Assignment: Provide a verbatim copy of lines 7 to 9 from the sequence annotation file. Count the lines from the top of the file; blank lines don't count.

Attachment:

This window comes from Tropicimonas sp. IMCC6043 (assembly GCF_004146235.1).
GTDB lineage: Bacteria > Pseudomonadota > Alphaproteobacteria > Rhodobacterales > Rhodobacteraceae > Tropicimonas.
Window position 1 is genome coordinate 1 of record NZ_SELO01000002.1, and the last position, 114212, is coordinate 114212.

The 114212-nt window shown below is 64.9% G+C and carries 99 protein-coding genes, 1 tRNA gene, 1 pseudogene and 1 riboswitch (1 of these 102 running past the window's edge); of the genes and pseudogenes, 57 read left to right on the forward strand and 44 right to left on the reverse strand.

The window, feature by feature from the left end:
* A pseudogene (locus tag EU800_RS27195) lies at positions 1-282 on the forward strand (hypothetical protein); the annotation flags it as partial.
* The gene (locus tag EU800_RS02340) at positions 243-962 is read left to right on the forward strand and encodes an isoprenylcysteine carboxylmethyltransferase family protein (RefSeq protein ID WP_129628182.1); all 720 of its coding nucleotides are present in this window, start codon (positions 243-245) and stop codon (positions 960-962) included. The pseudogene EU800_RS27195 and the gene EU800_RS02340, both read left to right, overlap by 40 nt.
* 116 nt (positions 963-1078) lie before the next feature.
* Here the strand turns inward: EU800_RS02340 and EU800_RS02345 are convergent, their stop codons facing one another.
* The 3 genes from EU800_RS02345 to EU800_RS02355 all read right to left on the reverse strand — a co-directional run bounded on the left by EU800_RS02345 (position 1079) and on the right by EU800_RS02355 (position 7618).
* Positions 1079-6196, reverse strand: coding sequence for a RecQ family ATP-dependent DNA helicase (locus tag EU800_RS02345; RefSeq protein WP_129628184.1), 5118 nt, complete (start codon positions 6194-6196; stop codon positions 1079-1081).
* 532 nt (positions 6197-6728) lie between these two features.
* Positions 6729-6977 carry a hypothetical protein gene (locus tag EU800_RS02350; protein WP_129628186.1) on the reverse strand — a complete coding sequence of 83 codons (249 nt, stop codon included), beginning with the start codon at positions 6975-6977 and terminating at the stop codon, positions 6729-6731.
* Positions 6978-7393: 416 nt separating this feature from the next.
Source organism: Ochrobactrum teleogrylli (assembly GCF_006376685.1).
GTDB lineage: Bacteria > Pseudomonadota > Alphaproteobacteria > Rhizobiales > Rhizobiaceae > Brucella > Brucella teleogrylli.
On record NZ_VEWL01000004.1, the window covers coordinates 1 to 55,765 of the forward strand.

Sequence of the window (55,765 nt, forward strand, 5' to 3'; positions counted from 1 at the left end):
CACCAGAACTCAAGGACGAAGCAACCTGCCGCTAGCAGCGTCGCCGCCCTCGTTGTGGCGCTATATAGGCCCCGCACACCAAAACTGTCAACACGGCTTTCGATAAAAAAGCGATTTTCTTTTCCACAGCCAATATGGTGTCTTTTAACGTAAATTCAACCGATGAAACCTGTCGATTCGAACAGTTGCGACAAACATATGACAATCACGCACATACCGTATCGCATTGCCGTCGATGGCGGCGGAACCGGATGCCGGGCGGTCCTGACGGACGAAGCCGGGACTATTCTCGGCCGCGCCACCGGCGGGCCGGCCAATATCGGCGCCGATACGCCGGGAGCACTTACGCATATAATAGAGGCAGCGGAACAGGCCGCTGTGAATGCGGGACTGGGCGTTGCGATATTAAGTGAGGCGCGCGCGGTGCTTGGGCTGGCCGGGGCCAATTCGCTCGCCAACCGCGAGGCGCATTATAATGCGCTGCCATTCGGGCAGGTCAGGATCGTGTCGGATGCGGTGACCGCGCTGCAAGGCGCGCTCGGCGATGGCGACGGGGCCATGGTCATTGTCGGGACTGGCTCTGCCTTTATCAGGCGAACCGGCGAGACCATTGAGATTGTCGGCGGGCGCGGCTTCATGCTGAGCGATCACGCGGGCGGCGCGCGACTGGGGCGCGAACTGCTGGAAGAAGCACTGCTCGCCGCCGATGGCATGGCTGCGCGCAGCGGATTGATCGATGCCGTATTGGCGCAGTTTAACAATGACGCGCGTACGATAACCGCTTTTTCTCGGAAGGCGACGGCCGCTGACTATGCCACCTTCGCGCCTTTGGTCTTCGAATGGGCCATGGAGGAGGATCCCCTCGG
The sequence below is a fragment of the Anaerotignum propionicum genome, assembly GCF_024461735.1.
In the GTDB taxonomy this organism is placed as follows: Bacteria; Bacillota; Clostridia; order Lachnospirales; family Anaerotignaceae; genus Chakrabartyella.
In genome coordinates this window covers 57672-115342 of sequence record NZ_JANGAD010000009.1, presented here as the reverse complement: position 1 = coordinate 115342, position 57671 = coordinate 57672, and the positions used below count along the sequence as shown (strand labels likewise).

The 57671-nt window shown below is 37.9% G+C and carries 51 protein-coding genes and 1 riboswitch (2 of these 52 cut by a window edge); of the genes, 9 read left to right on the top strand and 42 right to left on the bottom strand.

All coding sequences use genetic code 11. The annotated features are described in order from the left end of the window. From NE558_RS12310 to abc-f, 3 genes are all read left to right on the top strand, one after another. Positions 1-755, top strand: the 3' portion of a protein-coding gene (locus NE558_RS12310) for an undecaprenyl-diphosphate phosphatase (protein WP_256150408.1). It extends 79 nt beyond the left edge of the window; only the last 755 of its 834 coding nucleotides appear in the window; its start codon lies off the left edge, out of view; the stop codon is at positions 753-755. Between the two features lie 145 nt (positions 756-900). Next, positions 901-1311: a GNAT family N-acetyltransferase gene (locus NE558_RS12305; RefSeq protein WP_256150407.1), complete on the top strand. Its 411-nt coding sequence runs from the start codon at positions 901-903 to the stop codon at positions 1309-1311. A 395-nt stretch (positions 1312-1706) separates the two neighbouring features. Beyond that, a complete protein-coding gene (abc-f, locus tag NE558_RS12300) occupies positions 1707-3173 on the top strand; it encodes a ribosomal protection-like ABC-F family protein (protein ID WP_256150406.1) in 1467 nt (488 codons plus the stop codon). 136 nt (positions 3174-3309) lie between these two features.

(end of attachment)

* The gene (locus tag EU800_RS02340) at positions 243-962 is read left to right on the forward strand and encodes an isoprenylcysteine carboxylmethyltransferase family protein (RefSeq protein ID WP_129628182.1); all 720 of its coding nucleotides are present in this window, start codon (positions 243-245) and stop codon (positions 960-962) included. The pseudogene EU800_RS27195 and the gene EU800_RS02340, both read left to right, overlap by 40 nt.
* 116 nt (positions 963-1078) lie before the next feature.
* Here the strand turns inward: EU800_RS02340 and EU800_RS02345 are convergent, their stop codons facing one another.